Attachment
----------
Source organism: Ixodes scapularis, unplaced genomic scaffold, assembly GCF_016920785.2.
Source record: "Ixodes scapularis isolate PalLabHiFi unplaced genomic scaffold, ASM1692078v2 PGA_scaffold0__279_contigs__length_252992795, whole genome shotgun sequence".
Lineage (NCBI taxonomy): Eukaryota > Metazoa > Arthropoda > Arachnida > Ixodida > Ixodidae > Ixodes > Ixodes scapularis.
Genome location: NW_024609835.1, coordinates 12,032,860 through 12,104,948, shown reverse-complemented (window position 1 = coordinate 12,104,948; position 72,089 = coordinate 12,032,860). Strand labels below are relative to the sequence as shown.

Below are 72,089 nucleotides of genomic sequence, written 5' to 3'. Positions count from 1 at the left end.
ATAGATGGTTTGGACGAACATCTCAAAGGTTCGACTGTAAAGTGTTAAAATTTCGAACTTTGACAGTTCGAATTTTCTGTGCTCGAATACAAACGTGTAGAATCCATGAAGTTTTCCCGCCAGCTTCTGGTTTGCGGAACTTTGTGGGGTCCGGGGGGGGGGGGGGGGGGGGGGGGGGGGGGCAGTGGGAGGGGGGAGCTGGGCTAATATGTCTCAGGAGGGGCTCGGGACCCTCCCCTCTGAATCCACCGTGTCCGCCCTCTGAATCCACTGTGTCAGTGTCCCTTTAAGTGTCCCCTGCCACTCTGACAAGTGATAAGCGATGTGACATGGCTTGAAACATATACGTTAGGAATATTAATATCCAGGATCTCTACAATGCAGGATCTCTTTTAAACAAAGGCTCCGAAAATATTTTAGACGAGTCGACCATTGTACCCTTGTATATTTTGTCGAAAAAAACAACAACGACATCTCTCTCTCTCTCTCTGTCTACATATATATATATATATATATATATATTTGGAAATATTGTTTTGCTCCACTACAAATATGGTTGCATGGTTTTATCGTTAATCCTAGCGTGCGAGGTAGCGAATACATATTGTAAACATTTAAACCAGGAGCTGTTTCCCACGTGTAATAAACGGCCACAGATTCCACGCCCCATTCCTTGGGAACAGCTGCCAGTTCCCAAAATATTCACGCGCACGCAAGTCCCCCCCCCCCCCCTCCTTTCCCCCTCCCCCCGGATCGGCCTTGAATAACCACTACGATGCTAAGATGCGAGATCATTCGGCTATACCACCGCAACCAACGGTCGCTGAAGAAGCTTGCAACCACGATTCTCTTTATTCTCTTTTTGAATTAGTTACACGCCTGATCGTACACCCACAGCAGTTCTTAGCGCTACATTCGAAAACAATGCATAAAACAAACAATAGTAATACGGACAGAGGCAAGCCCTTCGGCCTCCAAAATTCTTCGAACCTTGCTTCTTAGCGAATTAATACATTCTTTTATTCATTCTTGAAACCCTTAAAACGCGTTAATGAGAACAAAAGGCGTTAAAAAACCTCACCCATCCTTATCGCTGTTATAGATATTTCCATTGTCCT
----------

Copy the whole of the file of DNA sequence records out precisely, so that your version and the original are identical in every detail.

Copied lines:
Source organism: Ixodes scapularis, unplaced genomic scaffold, assembly GCF_016920785.2.
Source record: "Ixodes scapularis isolate PalLabHiFi unplaced genomic scaffold, ASM1692078v2 PGA_scaffold0__279_contigs__length_252992795, whole genome shotgun sequence".
Lineage (NCBI taxonomy): Eukaryota > Metazoa > Arthropoda > Arachnida > Ixodida > Ixodidae > Ixodes > Ixodes scapularis.
Genome location: NW_024609835.1, coordinates 12,032,860 through 12,104,948, shown reverse-complemented (window position 1 = coordinate 12,104,948; position 72,089 = coordinate 12,032,860). Strand labels below are relative to the sequence as shown.

Below are 72,089 nucleotides of genomic sequence, written 5' to 3'. Positions count from 1 at the left end.
ATAGATGGTTTGGACGAACATCTCAAAGGTTCGACTGTAAAGTGTTAAAATTTCGAACTTTGACAGTTCGAATTTTCTGTGCTCGAATACAAACGTGTAGAATCCATGAAGTTTTCCCGCCAGCTTCTGGTTTGCGGAACTTTGTGGGGTCCGGGGGGGGGGGGGGGGGGGGGGGGGGGGGGCAGTGGGAGGGGGGAGCTGGGCTAATATGTCTCAGGAGGGGCTCGGGACCCTCCCCTCTGAATCCACCGTGTCCGCCCTCTGAATCCACTGTGTCAGTGTCCCTTTAAGTGTCCCCTGCCACTCTGACAAGTGATAAGCGATGTGACATGGCTTGAAACATATACGTTAGGAATATTAATATCCAGGATCTCTACAATGCAGGATCTCTTTTAAACAAAGGCTCCGAAAATATTTTAGACGAGTCGACCATTGTACCCTTGTATATTTTGTCGAAAAAAACAACAACGACATCTCTCTCTCTCTCTCTGTCTACATATATATATATATATATATATATATTTGGAAATATTGTTTTGCTCCACTACAAATATGGTTGCATGGTTTTATCGTTAATCCTAGCGTGCGAGGTAGCGAATACATATTGTAAACATTTAAACCAGGAGCTGTTTCCCACGTGTAATAAACGGCCACAGATTCCACGCCCCATTCCTTGGGAACAGCTGCCAGTTCCCAAAATATTCACGCGCACGCAAGTCCCCCCCCCCCCCCTCCTTTCCCCCTCCCCCCGGATCGGCCTTGAATAACCACTACGATGCTAAGATGCGAGATCATTCGGCTATACCACCGCAACCAACGGTCGCTGAAGAAGCTTGCAACCACGATTCTCTTTATTCTCTTTTTGAATTAGTTACACGCCTGATCGTACACCCACAGCAGTTCTTAGCGCTACATTCGAAAACAATGCATAAAACAAACAATAGTAATACGGACAGAGGCAAGCCCTTCGGCCTCCAAAATTCTTCGAACCTTGCTTCTTAGCGAATTAATACATTCTTTTATTCATTCTTGAAACCCTTAAAACGCGTTAATGAGAACAAAAGGCGTTAAAAAACCTCACCCATCCTTATCGCTGTTATAGATATTTCCATTGTCCT